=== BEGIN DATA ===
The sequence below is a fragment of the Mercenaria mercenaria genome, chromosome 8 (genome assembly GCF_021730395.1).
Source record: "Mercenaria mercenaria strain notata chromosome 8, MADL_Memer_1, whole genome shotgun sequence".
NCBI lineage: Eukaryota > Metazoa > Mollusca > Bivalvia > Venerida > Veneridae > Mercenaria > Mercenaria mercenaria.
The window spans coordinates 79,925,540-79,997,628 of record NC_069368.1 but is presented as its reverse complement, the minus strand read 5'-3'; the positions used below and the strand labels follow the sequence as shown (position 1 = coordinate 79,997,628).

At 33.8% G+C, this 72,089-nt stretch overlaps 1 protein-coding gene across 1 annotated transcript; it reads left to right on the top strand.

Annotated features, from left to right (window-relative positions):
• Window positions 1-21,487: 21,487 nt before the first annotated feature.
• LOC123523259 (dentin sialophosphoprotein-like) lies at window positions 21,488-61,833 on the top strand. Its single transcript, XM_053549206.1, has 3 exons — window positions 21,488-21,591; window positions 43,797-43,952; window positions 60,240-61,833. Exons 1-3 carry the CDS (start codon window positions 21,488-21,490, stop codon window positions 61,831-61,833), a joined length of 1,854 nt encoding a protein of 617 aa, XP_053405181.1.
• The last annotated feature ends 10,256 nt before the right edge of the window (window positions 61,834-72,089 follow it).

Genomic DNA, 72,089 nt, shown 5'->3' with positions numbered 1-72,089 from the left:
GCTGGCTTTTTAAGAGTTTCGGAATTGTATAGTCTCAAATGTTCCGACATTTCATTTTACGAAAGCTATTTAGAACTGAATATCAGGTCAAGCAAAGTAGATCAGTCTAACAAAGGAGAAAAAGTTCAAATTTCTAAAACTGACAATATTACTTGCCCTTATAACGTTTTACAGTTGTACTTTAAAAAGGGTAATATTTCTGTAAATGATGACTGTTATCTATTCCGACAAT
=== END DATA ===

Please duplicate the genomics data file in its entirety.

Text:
The sequence below is a fragment of the Mercenaria mercenaria genome, chromosome 8 (genome assembly GCF_021730395.1).
Source record: "Mercenaria mercenaria strain notata chromosome 8, MADL_Memer_1, whole genome shotgun sequence".
NCBI lineage: Eukaryota > Metazoa > Mollusca > Bivalvia > Venerida > Veneridae > Mercenaria > Mercenaria mercenaria.
The window spans coordinates 79,925,540-79,997,628 of record NC_069368.1 but is presented as its reverse complement, the minus strand read 5'-3'; the positions used below and the strand labels follow the sequence as shown (position 1 = coordinate 79,997,628).

At 33.8% G+C, this 72,089-nt stretch overlaps 1 protein-coding gene across 1 annotated transcript; it reads left to right on the top strand.

Annotated features, from left to right (window-relative positions):
• Window positions 1-21,487: 21,487 nt before the first annotated feature.
• LOC123523259 (dentin sialophosphoprotein-like) lies at window positions 21,488-61,833 on the top strand. Its single transcript, XM_053549206.1, has 3 exons — window positions 21,488-21,591; window positions 43,797-43,952; window positions 60,240-61,833. Exons 1-3 carry the CDS (start codon window positions 21,488-21,490, stop codon window positions 61,831-61,833), a joined length of 1,854 nt encoding a protein of 617 aa, XP_053405181.1.
• The last annotated feature ends 10,256 nt before the right edge of the window (window positions 61,834-72,089 follow it).

Genomic DNA, 72,089 nt, shown 5'->3' with positions numbered 1-72,089 from the left:
GCTGGCTTTTTAAGAGTTTCGGAATTGTATAGTCTCAAATGTTCCGACATTTCATTTTACGAAAGCTATTTAGAACTGAATATCAGGTCAAGCAAAGTAGATCAGTCTAACAAAGGAGAAAAAGTTCAAATTTCTAAAACTGACAATATTACTTGCCCTTATAACGTTTTACAGTTGTACTTTAAAAAGGGTAATATTTCTGTAAATGATGACTGTTATCTATTCCGACAAT